Sleep problems prevalent for military members
Improving the quality and quantity of U.S. military members' sleep following deployment could help reduce other health problems, including depression and post-traumatic stress disorder, according to a new RAND Corporation study.
"The U.S. military has shifted from combat operations in Iraq and Afghanistan toward helping service members and veterans reintegrate into noncombat roles," said Wendy Troxel, co-leader of the study and a behavioral scientist at RAND, a nonprofit research organization. "One issue that is often overlooked once military men and women return home is that of persistent sleep problems, because in many ways such problems are viewed as endemic to military culture."
Sleep disturbances are a common reaction to stress and are linked to a host of physical and mental health problems. Sleep problems often follow a chronic course, persisting long after service members return home from combat, with consequences for their reintegration and the readiness and resiliency of the force, researchers say.
The RAND report is the first comprehensive review of sleep-related policies and programs across the U.S. Department of Defense, examining the frequency of sleep disorders and factors that contribute to the problem. A survey of nearly 2,000 service members from all branches of the U.S. military found sleep problems had negative effects on mental health, daytime functioning and perceived operational readiness.
"Military policies on prevention of sleep problems are lacking, and medical policies focus on treating mental disorders that are often linked with sleep problems, instead of sleep itself," said Regina Shih, project co-leader and a senior social scientist at RAND. "We know that sleep problems may precede the onset of mental disorders."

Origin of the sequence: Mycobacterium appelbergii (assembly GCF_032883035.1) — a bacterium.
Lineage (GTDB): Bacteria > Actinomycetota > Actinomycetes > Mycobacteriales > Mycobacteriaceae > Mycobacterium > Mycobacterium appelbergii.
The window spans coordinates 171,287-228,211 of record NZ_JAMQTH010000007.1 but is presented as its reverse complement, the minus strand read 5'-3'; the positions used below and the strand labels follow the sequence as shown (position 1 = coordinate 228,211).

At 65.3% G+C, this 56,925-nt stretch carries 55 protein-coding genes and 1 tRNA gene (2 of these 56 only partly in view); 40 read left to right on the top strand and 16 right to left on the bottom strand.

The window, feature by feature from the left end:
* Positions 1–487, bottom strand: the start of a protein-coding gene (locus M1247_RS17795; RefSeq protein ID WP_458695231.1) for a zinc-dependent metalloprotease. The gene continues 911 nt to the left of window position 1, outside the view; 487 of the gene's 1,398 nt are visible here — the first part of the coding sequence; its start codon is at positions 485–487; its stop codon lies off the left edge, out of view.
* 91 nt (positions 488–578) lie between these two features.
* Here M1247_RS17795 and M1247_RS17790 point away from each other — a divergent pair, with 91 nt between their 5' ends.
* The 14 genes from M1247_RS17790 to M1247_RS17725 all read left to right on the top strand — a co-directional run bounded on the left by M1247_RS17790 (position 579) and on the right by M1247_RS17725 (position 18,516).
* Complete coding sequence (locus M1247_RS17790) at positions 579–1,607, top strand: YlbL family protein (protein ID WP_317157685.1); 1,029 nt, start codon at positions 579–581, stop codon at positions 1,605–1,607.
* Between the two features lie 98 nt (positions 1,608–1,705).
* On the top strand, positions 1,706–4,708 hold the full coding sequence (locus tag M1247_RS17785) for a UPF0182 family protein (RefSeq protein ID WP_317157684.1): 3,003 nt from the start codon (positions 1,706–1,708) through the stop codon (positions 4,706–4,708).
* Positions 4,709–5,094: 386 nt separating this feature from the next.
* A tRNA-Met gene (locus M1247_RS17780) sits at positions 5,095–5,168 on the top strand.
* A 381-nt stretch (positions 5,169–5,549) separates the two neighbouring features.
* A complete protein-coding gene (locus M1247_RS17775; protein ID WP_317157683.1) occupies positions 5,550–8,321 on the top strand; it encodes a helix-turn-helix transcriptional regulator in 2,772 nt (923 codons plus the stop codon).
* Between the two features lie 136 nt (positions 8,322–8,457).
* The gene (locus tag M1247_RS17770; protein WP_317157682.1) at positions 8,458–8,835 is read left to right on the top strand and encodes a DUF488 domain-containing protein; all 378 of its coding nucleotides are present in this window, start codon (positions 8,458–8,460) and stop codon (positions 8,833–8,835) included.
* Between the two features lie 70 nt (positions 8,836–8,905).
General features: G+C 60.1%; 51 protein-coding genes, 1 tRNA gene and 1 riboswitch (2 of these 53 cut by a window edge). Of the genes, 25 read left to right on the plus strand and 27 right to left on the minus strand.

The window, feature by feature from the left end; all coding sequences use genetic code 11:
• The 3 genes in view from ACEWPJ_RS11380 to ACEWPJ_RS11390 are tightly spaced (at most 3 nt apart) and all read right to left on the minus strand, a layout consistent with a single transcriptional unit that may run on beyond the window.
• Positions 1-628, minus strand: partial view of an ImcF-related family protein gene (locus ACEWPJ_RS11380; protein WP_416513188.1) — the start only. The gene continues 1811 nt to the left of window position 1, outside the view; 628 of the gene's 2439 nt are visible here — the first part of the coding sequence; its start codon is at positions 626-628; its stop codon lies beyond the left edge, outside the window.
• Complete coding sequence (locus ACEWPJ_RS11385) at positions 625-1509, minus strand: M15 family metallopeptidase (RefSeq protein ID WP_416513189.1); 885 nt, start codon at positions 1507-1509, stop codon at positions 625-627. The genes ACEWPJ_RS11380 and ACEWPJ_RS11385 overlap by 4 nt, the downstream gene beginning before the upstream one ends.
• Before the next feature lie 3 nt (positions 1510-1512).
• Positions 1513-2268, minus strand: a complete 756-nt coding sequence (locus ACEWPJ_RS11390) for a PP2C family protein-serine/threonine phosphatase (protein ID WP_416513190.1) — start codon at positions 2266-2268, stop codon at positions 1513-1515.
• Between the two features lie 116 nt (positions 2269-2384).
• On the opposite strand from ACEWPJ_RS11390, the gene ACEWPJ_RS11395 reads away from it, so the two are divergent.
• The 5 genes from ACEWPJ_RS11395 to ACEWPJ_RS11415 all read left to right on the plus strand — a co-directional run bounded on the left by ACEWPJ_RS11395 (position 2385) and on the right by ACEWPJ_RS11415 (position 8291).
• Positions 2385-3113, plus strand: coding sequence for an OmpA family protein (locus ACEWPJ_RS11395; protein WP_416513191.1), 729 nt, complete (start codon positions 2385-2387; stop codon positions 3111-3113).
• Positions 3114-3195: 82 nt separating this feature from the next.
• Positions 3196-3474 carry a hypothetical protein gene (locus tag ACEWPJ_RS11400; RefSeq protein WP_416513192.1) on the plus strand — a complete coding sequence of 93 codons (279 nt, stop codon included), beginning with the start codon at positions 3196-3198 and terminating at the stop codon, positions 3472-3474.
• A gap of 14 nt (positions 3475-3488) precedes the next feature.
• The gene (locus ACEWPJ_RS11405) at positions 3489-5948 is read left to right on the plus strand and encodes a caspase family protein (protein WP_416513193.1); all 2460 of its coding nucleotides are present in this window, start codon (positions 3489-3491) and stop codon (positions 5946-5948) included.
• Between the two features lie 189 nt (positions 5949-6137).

While there may be stigma about seeking sleep treatment, it may be lower than the stigma associated with seeking help for mental health problems. Researchers say this suggests sleep could be a gateway to improving psychological health and readiness in service members.
Researchers say that historically, military cultural attitudes have tended to discount the importance of sleep. For example, service members noted that depriving oneself of sleep is often seen as a badge of honor and acknowledging the need for sleep can be seen as a sign of weakness.
The study recommends widespread education and awareness programs within the Defense Department as one means of shifting these cultural attitudes. In operational contexts, the military emphasizes mission first and the need for sleep may be sacrificed for operational demands. Policies are needed to educate service members and leaders about the importance of sleep, including awareness on the importance of sleep for resilience.
Leaders are not always sure how to develop and execute sleep plans that can balance circadian rhythms with the realities of operational environments, or how to allow for adequate recovery periods after extended sleep deprivation in order to optimize force readiness.
The RAND study presents 16 policy recommendations to help the military improve the prevention, identification and treatment of sleep problems in service members. Those policies fall under four broad categories: prevention of sleep problems; increasing identification and diagnosis of sleep problems; ways to clinically manage sleep disorders and promote sleep health; and ways to improve sleep in training and operational contexts.